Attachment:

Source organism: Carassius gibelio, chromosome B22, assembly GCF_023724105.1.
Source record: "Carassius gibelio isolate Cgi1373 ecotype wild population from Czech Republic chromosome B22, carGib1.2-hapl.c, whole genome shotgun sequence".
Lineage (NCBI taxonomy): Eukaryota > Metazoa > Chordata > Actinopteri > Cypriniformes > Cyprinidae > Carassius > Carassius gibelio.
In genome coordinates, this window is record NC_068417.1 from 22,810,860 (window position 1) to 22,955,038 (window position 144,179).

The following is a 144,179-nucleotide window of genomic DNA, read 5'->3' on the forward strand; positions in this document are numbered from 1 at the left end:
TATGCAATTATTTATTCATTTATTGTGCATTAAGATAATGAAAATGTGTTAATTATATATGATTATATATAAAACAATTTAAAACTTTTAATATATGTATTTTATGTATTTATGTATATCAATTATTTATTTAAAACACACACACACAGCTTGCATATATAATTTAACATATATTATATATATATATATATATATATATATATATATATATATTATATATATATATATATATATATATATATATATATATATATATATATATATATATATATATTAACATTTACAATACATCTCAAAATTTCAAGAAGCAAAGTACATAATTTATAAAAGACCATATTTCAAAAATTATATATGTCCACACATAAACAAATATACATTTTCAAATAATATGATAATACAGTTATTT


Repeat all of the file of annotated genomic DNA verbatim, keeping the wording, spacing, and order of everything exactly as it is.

Source organism: Carassius gibelio, chromosome B22, assembly GCF_023724105.1.
Source record: "Carassius gibelio isolate Cgi1373 ecotype wild population from Czech Republic chromosome B22, carGib1.2-hapl.c, whole genome shotgun sequence".
Lineage (NCBI taxonomy): Eukaryota > Metazoa > Chordata > Actinopteri > Cypriniformes > Cyprinidae > Carassius > Carassius gibelio.
In genome coordinates, this window is record NC_068417.1 from 22,810,860 (window position 1) to 22,955,038 (window position 144,179).

The following is a 144,179-nucleotide window of genomic DNA, read 5'->3' on the forward strand; positions in this document are numbered from 1 at the left end:
TATGCAATTATTTATTCATTTATTGTGCATTAAGATAATGAAAATGTGTTAATTATATATGATTATATATAAAACAATTTAAAACTTTTAATATATGTATTTTATGTATTTATGTATATCAATTATTTATTTAAAACACACACACACAGCTTGCATATATAATTTAACATATATTATATATATATATATATATATATATATATATATATATATTATATATATATATATATATATATATATATATATATATATATATATATATATATATATATATTAACATTTACAATACATCTCAAAATTTCAAGAAGCAAAGTACATAATTTATAAAAGACCATATTTCAAAAATTATATATGTCCACACATAAACAAATATACATTTTCAAATAATATGATAATACAGTTATTT